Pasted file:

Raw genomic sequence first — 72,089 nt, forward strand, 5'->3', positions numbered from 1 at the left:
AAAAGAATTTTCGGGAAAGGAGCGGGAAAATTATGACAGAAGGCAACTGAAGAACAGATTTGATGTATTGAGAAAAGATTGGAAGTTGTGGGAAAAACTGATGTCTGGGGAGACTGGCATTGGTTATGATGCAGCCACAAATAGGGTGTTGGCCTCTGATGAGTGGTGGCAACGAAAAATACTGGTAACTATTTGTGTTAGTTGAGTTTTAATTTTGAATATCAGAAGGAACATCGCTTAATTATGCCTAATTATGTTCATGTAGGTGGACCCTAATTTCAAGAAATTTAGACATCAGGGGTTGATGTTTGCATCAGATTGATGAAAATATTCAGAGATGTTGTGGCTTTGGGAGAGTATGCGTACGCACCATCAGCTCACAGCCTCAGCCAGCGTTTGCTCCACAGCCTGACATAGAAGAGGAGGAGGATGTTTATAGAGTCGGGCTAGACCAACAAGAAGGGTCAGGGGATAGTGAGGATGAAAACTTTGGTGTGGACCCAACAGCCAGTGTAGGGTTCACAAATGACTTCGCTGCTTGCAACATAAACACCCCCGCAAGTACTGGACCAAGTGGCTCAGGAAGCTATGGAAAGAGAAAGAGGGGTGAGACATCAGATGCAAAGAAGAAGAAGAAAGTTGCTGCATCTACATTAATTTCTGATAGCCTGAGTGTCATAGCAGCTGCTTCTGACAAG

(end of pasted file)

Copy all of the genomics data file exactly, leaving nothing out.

Raw genomic sequence first — 72,089 nt, forward strand, 5'->3', positions numbered from 1 at the left:
AAAAGAATTTTCGGGAAAGGAGCGGGAAAATTATGACAGAAGGCAACTGAAGAACAGATTTGATGTATTGAGAAAAGATTGGAAGTTGTGGGAAAAACTGATGTCTGGGGAGACTGGCATTGGTTATGATGCAGCCACAAATAGGGTGTTGGCCTCTGATGAGTGGTGGCAACGAAAAATACTGGTAACTATTTGTGTTAGTTGAGTTTTAATTTTGAATATCAGAAGGAACATCGCTTAATTATGCCTAATTATGTTCATGTAGGTGGACCCTAATTTCAAGAAATTTAGACATCAGGGGTTGATGTTTGCATCAGATTGATGAAAATATTCAGAGATGTTGTGGCTTTGGGAGAGTATGCGTACGCACCATCAGCTCACAGCCTCAGCCAGCGTTTGCTCCACAGCCTGACATAGAAGAGGAGGAGGATGTTTATAGAGTCGGGCTAGACCAACAAGAAGGGTCAGGGGATAGTGAGGATGAAAACTTTGGTGTGGACCCAACAGCCAGTGTAGGGTTCACAAATGACTTCGCTGCTTGCAACATAAACACCCCCGCAAGTACTGGACCAAGTGGCTCAGGAAGCTATGGAAAGAGAAAGAGGGGTGAGACATCAGATGCAAAGAAGAAGAAGAAAGTTGCTGCATCTACATTAATTTCTGATAGCCTGAGTGTCATAGCAGCTGCTTCTGACAAG